The decision to maintain and expand investment banking capability has already begun to boost revenue. The markets have eased, firms have been issuing hundreds of billions of dollars worth of new stock and bonds, and Pfizer's (PFE - Get Report) deal for Wyeth (WYE) in January was the first signal that M&A market was kicking off again. It was soon followed by a $46 billion deal for Genentech by - Roche, Oracle's (ORCL) $7.1 billion purchase of Sun Microsystems (JAVA) and Merck's (MRK) $41.1 billion deal for Schering-Plough (SGP).
Meanwhile, an opportunity emerged in the financial tumult of the past year. Lehman Brothers is gone, Bear Stearns is wrapped into JPMorgan, Merrill Lynch faces difficulties at Bank of America (BAC - Get Report) and Goldman and Morgan Stanley (MS - Get Report) face their own individual hurdles.
Wells began to reap the benefits of the situation during the first quarter. Wachovia contributed 41% of the firm's combined revenues, over 40% of net interest income and 43% of noninterest income, with strong contributions from trust and investment fees, and trading. Those two activities resulted in $2.2 billion in income, compared with $802 million at legacy Wells.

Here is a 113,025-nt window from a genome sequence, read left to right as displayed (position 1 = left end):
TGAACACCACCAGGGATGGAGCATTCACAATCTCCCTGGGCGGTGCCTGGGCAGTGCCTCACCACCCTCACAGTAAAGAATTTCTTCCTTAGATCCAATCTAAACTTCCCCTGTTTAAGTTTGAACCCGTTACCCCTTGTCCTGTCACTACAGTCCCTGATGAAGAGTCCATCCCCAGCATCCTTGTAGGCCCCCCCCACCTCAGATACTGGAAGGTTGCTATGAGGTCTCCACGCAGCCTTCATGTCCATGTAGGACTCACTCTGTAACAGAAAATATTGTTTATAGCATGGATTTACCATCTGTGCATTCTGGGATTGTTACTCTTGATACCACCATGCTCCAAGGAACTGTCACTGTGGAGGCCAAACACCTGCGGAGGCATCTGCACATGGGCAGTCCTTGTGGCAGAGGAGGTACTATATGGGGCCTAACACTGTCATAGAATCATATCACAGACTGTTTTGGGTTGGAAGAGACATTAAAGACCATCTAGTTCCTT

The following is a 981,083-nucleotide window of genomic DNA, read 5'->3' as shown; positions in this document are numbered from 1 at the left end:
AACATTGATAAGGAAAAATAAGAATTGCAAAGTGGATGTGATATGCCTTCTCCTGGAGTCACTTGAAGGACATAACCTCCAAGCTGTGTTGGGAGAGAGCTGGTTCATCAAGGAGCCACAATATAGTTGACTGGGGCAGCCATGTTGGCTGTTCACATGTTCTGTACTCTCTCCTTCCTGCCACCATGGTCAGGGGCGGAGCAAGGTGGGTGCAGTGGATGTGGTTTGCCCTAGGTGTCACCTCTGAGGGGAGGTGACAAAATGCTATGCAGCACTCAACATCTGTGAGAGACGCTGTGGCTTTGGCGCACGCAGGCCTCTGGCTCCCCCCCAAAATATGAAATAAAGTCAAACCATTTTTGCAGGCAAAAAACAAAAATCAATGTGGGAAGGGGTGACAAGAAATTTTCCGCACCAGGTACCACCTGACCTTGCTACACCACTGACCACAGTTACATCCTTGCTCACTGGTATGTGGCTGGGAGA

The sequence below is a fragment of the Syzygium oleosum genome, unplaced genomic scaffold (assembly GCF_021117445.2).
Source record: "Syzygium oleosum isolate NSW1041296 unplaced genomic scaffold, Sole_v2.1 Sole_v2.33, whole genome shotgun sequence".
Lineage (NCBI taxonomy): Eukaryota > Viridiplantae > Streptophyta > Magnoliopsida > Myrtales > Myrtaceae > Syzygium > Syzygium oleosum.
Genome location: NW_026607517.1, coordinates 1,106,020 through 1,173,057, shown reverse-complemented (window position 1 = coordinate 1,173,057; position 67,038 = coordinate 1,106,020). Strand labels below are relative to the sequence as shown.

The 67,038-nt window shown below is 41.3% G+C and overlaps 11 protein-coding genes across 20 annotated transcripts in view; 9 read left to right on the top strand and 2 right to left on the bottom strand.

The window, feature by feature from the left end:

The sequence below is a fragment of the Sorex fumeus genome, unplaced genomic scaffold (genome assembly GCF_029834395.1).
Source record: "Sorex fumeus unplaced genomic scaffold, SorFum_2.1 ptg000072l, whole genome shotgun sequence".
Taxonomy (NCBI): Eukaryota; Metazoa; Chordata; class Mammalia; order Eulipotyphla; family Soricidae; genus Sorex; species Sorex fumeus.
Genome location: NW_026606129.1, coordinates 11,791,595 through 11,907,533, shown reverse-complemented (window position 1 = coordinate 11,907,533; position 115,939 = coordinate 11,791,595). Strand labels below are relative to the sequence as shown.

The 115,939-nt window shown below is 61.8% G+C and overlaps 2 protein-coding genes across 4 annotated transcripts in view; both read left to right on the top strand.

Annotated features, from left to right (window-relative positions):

Few question Wells' track record in terms of ample risk-management, its successful integration of Norwest after a complex merger, and its managerial prowess throughout the crisis and beyond. For those reasons, some argue that Wells would be remiss to ignore the opportunity in investment banking."There's a lot fewer players in that market than there used to be," says Joe Keetle, a senior wealth manager at Dawson Wealth Management, a financial-services firm in Cleveland. "It doesn't surprise me that Wells would try to expand into that type of business because ... it has a very strong brokerage division with the acquisition. And with things going forward -- IPOs and such -- they're going to want some exposure in that area as well."